A wonderful post. These beginner tips are really for everyone. It's easy to get overconfident with your drone, break a rule and then you crash. One mistake and you lose hundreds or thousands of dollars. What he says about getting the shot a helicopter can't get is exactly right. Anyone can fly a drone over a beach, city, forest, etc... I always try to push my skills to the limit as a single operator to get unique moving shots.

Here is a recent aerial video I shot in Hawaii for a bed and breakfast.

https://youtu.be/WSNJfshRFMw

June 29, 2015 at 1:34PM, Edited June 29, 1:34PM

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Jeremy Tremp
Director, Cinematographer, Editor
81

Awesome places and great camera movements with the drone, you are doing great job, keep going :)

July 10, 2015 at 10:08AM, Edited July 10, 10:08AM

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Jules Maussion
French Indie Filmmaker - Photographer
163

Awesome places and great camera movements with the drone, you are doing great job, keep going :)

July 10, 2015 at 10:08AM

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Jules Maussion
French Indie Filmmaker - Photographer
163

These shots are so inspiring, but I am still so intimidated by drones. All I can think about is me screwing up and CRASH! =( Still gathering the courage. But someday hopefully. I wouldn't mind doing a 2-man op and framing the shot however while a more experienced pilot flies it. I think that would be awesome!

June 29, 2015 at 2:18PM

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I have similar apprehension. If I ever get into this drone scene I plan on joining a Meetup, trying to get a bit of one on one mentoring and tips from someone in this hypothetical meetup, and practicing a ton in no/low risk situations until I feel confident.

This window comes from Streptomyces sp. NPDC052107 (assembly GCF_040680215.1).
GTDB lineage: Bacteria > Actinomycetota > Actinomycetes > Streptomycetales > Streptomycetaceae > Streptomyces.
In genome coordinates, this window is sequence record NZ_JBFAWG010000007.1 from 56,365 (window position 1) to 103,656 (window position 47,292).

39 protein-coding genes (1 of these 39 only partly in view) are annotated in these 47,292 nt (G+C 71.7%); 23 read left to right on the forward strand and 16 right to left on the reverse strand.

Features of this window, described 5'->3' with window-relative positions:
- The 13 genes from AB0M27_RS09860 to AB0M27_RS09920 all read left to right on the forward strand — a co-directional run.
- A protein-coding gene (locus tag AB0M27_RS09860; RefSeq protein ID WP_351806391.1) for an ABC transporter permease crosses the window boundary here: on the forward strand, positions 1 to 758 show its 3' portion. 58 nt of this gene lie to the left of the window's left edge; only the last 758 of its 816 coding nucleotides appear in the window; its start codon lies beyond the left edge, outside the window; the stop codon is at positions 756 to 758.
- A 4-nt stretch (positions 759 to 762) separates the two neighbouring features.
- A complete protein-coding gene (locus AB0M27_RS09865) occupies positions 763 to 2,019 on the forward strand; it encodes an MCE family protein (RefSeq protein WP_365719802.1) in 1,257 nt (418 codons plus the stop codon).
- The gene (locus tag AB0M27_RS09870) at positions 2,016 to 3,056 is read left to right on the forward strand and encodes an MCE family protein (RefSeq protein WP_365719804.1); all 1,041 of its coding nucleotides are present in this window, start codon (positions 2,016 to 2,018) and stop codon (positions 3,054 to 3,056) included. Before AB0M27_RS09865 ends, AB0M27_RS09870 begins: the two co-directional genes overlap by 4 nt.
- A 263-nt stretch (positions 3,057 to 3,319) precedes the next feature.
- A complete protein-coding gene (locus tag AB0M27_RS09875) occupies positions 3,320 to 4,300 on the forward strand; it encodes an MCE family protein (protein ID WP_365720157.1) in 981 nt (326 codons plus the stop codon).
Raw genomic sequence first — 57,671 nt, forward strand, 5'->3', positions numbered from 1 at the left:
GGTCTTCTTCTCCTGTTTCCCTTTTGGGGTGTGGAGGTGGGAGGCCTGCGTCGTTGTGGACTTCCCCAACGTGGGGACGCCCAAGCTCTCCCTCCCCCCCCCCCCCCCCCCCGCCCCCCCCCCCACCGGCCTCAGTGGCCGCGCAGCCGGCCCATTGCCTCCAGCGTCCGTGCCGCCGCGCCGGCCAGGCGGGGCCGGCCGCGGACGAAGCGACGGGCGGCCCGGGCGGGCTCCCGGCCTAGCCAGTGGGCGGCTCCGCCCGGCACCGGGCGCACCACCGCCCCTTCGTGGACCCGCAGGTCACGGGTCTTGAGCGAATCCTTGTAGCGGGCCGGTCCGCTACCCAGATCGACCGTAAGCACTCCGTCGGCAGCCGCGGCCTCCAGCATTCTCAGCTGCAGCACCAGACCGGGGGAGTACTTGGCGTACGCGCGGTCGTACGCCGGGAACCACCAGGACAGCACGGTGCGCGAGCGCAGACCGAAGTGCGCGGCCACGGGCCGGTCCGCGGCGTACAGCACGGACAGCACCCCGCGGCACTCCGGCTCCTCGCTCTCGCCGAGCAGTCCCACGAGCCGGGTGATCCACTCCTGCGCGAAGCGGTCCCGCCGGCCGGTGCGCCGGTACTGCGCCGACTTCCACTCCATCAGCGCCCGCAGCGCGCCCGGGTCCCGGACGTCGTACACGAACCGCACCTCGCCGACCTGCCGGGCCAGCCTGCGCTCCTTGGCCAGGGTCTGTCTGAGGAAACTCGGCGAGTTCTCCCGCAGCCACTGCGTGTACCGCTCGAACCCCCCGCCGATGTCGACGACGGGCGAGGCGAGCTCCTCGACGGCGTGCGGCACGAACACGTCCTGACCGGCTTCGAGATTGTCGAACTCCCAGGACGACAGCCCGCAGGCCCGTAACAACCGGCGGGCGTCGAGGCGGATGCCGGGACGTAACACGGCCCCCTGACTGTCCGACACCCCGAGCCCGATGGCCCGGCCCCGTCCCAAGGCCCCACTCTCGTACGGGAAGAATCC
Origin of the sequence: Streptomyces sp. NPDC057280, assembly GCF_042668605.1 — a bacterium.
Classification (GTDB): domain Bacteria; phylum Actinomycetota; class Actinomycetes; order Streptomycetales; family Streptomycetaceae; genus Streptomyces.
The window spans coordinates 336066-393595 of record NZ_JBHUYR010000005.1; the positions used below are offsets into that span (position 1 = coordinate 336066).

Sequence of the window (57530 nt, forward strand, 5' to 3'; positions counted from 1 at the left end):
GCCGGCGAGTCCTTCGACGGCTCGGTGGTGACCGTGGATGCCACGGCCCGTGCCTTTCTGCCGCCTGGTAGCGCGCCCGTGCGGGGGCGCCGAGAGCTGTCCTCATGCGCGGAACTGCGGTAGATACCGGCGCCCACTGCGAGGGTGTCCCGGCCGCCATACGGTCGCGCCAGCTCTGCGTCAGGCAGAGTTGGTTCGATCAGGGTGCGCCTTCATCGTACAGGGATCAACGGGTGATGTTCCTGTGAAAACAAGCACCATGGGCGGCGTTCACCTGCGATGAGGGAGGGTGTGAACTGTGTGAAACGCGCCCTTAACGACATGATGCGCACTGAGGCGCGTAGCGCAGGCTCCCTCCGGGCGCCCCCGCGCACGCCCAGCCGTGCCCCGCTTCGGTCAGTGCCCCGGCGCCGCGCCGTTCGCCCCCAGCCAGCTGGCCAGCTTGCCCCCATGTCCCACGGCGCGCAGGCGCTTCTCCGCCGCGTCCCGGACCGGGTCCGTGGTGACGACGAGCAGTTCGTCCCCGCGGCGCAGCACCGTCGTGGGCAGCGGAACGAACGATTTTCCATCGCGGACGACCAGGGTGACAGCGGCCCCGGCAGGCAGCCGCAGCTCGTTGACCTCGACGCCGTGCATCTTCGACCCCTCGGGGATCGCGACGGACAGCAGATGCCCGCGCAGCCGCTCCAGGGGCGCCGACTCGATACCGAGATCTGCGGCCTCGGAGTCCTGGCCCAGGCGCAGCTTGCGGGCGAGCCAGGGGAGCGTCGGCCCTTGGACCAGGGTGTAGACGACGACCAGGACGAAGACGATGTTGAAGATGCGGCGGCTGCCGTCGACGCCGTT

June 29, 2015 at 2:30PM, Edited June 29, 2:30PM

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A. Broad
161

It's absolutely that easy to crash. I see a lot of people jumping on the bandwagon dropping 1000.00 and then crashing in the first week. They are easy to fly and difficult to master. I have been flying for about a year, first on the Phantom and now on the Inspire. On a shoot last month I got too confident and clipped a tree branch. Now I am without a drone for 6 weeks and probably a few hundred dollar repair bill. Takes patience and discipline!

June 29, 2015 at 3:50PM

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Jeremy Tremp
Director, Cinematographer, Editor
81

tree is the #1 drone killer, I saw two inspire 1 with arm broke off after colliding with the tree in separate incidents

I myself crashed inspire 1 to the tree and dropped to the ground, luckily only the rubber piece (connect to the plate) and some wire broke off as it was landing on grass area and not some hard surface.

Also, I would put insurance as the #1 priority list, if you cause damage to people/vehicle/property expect to pay a lot..

July 7, 2015 at 9:16PM, Edited July 7, 9:17PM

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Sebastian Solberg is great! Thanks for the article.

June 30, 2015 at 5:30AM, Edited June 30, 5:30AM

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Michele Konrad
Writer/Director
81

Sebastian is right... it's all about the muscle memory. If you automated flying in your mind, then you fly safe and can concentrate on the great images. What helped me as a beginner, were these 3 steps:

1. practise virtually: there is an App called 'QuadcopterFX Simulator' you can fly drones from first person perspective and the gimbal view. It helps a lot to get used of the controls and orientation. You can even simulate wind.
2. buy a test-drone: For 100$ you get the "QUADROCOPTER BLADE NANO QX RTF" a great agile little drone for practice (without camera). The controls will be the same as the quadcopters. You can crash into a wall and this drone will survive... it's meant to be. (byproduct: It's lots of fun flying this fast little thing)
3. Buy your camera drone (Phantom, Solo One,...) and practice.

have fun and fly safe :)

July 1, 2015 at 2:21PM

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André Becker
Cinematographer
74

What brand, and model drone do you recommend? What kind of camera?

July 10, 2015 at 4:16PM

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Reginald C Smith
Single and multi-camera director
81

Robert, thanks for the tips.
I have a question about tip #7
What is dream like feel looks like?
Could you explain more please or drop the link with the sample?
Thanks for your time

July 30, 2016 at 8:41AM

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tomk
81